Getting to Know Your Characters

Some might call me crazy, but I’m beginning to inhabit my characters’ lives.

One character is a twelve-year-old girl, living on a boat in Chicago, walking between Monroe Harbor, the AON Center (where the family’s P.O. box is), and Lake Point Tower (where she babysits).  Today, I spent the morning walking between these three locations.  I had a pedometer to measure how many steps it takes to get from one place to another, as well as a watch to time the journeys.  Some of my expectations were right on, but others surprised me.  Like how long it would take to get from one particular location to another.  I also noticed things like One Way signs, goose poop to avoid at all costs, and Chicago’s new River Walk — things that certainly wouldn’t have jumped to mind in the vacuum of my office. Getting out into the fresh air, imagining I was her, gave me a rejuvenated perspective on what she’s feeling, hearing, and seeing (or avoiding stepping in). With pen and notebook in hand, I imagined I was Maeve.   Some things I jotted down were:

The number of stories in an apartment building she stares at every day.

The price of a cheeseburger at the fancy grocery/deli she passes on her way to her babysitting job.

The way cars driving on Lake Shore Drive sound when heard from Lower Wacker Drive (like a heartbeat).

The number of people walking around with headphones for music or cellular phones.

The bright orange/red seats in the Pritzker Pavillion when it’s empty.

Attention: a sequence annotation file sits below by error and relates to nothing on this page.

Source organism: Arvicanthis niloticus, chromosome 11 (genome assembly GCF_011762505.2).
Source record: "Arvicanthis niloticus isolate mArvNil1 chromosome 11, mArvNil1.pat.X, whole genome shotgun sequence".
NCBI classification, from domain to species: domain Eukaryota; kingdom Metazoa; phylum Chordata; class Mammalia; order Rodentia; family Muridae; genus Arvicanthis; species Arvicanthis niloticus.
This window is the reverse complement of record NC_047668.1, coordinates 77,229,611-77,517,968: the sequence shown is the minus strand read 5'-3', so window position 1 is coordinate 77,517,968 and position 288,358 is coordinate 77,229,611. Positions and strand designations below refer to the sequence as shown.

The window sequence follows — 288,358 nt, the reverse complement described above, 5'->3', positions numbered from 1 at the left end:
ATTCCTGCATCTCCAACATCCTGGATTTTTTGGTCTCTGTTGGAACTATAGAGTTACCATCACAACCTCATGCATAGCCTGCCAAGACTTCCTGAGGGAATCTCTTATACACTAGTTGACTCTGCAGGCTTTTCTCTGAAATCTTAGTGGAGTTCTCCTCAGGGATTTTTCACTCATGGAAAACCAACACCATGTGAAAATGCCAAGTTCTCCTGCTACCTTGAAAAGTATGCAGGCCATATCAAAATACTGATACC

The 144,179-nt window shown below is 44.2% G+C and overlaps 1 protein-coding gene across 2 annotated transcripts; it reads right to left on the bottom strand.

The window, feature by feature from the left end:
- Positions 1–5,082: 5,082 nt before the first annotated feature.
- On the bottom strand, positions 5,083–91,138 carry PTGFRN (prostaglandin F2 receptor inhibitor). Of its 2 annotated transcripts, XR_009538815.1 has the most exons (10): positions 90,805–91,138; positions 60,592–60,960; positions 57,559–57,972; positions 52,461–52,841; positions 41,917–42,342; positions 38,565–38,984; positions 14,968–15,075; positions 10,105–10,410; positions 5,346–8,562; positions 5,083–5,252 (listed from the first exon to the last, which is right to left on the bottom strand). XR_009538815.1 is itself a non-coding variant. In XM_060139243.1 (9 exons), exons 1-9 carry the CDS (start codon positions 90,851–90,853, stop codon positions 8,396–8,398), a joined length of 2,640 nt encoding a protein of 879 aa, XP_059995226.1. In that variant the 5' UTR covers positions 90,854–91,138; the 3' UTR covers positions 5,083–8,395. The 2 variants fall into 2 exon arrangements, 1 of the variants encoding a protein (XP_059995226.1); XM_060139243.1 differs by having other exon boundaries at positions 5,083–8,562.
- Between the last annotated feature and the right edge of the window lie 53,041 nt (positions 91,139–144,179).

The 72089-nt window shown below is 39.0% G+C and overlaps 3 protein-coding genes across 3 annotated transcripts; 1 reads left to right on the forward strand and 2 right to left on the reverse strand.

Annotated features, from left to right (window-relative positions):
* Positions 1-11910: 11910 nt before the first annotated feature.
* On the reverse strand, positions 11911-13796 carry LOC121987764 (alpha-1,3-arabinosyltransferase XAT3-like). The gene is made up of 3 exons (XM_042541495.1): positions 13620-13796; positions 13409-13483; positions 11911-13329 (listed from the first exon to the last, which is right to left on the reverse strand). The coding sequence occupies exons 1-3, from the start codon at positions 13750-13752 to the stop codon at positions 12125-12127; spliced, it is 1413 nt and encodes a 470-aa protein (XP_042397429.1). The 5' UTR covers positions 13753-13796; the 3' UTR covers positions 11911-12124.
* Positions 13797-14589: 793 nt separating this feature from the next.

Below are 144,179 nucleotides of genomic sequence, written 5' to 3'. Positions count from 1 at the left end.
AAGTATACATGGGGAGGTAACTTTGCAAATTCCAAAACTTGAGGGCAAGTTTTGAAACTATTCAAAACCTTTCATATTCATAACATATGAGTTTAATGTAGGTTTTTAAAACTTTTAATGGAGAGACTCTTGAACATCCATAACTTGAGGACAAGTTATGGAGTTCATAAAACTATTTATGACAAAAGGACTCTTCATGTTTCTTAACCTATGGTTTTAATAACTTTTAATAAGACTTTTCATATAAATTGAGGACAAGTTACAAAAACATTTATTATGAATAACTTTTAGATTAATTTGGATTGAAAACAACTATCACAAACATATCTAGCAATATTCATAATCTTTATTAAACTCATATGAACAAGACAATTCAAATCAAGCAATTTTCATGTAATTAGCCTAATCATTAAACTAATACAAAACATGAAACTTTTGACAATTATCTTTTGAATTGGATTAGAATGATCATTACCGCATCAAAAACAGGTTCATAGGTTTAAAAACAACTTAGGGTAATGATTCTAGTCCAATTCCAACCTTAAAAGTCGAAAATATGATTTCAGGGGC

The fact that a mini putt putt golf course (which costs $$) is located directly across the street from Grant Park (which is free).  It gave me some ideas on how to frame my character’s attitudes about living with less materialism.

A Monkey Fist Knot

I also got into another character’s head this week when I taught myself how to tie a specific (and somewhat complicated) sailing knot*.  I equipped myself with a knot book, a long piece of rope, and the determination to learn this thing.  After all, if I can’t teach myself at 41-years-old, a pre-teen girl might not be able to, either.  I wanted to know how long it would take to learn, or how frustrating it might be.  I needed to know what goes in to tying this knot.  It took me two hours to master it…I’m not kidding.  What I didn’t realize was how badly my hands would ache after all that manipulation.  Or that my nails would be shredded from untying my frequent mistakes. I’ve come to understand that writing the line, “Rachel taught herself to tie the knot” has no place in my book.  I’ll now be able to relate a more true and vivid experience to my readers after inhabiting my character.

I highly recommend inhabiting  your characters, even in some small, everyday way.  If you’re stuck, it just might be the boost you need.I have to say, it felt like important, informative “work” diving into the psyche of my characters.  I feel like I know them more deeply.

Though we create our characters, there’s certainly a lot they can teach us, if we just let them.

* If you’re wondering what a Monkey Fist Knot is, and what it’s used for, click here:  http://www.realknots.com/knots/faqknot.htm

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2 responses to “Getting to Know Your Characters

  1. Great post, Christine! I love that kind of exercise.

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